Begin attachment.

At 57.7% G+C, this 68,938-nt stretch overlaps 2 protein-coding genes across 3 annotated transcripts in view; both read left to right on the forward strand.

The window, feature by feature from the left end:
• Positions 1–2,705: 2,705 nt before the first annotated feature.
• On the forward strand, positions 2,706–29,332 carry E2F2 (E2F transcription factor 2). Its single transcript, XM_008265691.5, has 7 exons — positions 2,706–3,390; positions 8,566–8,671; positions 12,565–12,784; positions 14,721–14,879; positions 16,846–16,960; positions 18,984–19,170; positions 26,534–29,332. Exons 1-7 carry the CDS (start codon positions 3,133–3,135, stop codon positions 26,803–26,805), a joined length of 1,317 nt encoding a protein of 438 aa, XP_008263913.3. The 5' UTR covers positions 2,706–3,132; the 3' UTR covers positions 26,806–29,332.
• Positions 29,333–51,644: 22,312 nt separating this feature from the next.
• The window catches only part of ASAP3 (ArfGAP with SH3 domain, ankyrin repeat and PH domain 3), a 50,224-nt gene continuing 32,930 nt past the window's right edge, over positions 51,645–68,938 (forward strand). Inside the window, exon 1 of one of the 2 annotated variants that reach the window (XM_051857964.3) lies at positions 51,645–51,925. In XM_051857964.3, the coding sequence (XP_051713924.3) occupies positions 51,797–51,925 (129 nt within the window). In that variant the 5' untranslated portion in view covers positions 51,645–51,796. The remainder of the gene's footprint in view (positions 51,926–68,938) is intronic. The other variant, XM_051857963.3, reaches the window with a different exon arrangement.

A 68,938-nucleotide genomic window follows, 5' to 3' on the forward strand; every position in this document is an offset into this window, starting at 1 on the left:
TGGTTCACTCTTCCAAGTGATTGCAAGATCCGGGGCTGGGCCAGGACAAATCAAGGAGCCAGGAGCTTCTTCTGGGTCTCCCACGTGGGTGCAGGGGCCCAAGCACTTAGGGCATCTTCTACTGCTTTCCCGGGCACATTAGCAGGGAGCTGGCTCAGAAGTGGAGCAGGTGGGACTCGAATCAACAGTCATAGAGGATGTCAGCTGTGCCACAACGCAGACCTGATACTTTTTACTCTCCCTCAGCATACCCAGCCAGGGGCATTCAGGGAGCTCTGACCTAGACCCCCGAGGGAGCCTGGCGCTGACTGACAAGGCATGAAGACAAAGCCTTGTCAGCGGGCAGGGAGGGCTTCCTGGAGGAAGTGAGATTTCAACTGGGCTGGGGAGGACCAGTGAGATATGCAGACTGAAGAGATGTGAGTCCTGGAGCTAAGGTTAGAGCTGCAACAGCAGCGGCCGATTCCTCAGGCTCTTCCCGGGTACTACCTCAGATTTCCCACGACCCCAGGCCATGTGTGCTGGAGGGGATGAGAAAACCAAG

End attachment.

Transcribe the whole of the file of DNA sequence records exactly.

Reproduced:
At 57.7% G+C, this 68,938-nt stretch overlaps 2 protein-coding genes across 3 annotated transcripts in view; both read left to right on the forward strand.

The window, feature by feature from the left end:
• Positions 1–2,705: 2,705 nt before the first annotated feature.
• On the forward strand, positions 2,706–29,332 carry E2F2 (E2F transcription factor 2). Its single transcript, XM_008265691.5, has 7 exons — positions 2,706–3,390; positions 8,566–8,671; positions 12,565–12,784; positions 14,721–14,879; positions 16,846–16,960; positions 18,984–19,170; positions 26,534–29,332. Exons 1-7 carry the CDS (start codon positions 3,133–3,135, stop codon positions 26,803–26,805), a joined length of 1,317 nt encoding a protein of 438 aa, XP_008263913.3. The 5' UTR covers positions 2,706–3,132; the 3' UTR covers positions 26,806–29,332.
• Positions 29,333–51,644: 22,312 nt separating this feature from the next.
• The window catches only part of ASAP3 (ArfGAP with SH3 domain, ankyrin repeat and PH domain 3), a 50,224-nt gene continuing 32,930 nt past the window's right edge, over positions 51,645–68,938 (forward strand). Inside the window, exon 1 of one of the 2 annotated variants that reach the window (XM_051857964.3) lies at positions 51,645–51,925. In XM_051857964.3, the coding sequence (XP_051713924.3) occupies positions 51,797–51,925 (129 nt within the window). In that variant the 5' untranslated portion in view covers positions 51,645–51,796. The remainder of the gene's footprint in view (positions 51,926–68,938) is intronic. The other variant, XM_051857963.3, reaches the window with a different exon arrangement.

A 68,938-nucleotide genomic window follows, 5' to 3' on the forward strand; every position in this document is an offset into this window, starting at 1 on the left:
TGGTTCACTCTTCCAAGTGATTGCAAGATCCGGGGCTGGGCCAGGACAAATCAAGGAGCCAGGAGCTTCTTCTGGGTCTCCCACGTGGGTGCAGGGGCCCAAGCACTTAGGGCATCTTCTACTGCTTTCCCGGGCACATTAGCAGGGAGCTGGCTCAGAAGTGGAGCAGGTGGGACTCGAATCAACAGTCATAGAGGATGTCAGCTGTGCCACAACGCAGACCTGATACTTTTTACTCTCCCTCAGCATACCCAGCCAGGGGCATTCAGGGAGCTCTGACCTAGACCCCCGAGGGAGCCTGGCGCTGACTGACAAGGCATGAAGACAAAGCCTTGTCAGCGGGCAGGGAGGGCTTCCTGGAGGAAGTGAGATTTCAACTGGGCTGGGGAGGACCAGTGAGATATGCAGACTGAAGAGATGTGAGTCCTGGAGCTAAGGTTAGAGCTGCAACAGCAGCGGCCGATTCCTCAGGCTCTTCCCGGGTACTACCTCAGATTTCCCACGACCCCAGGCCATGTGTGCTGGAGGGGATGAGAAAACCAAG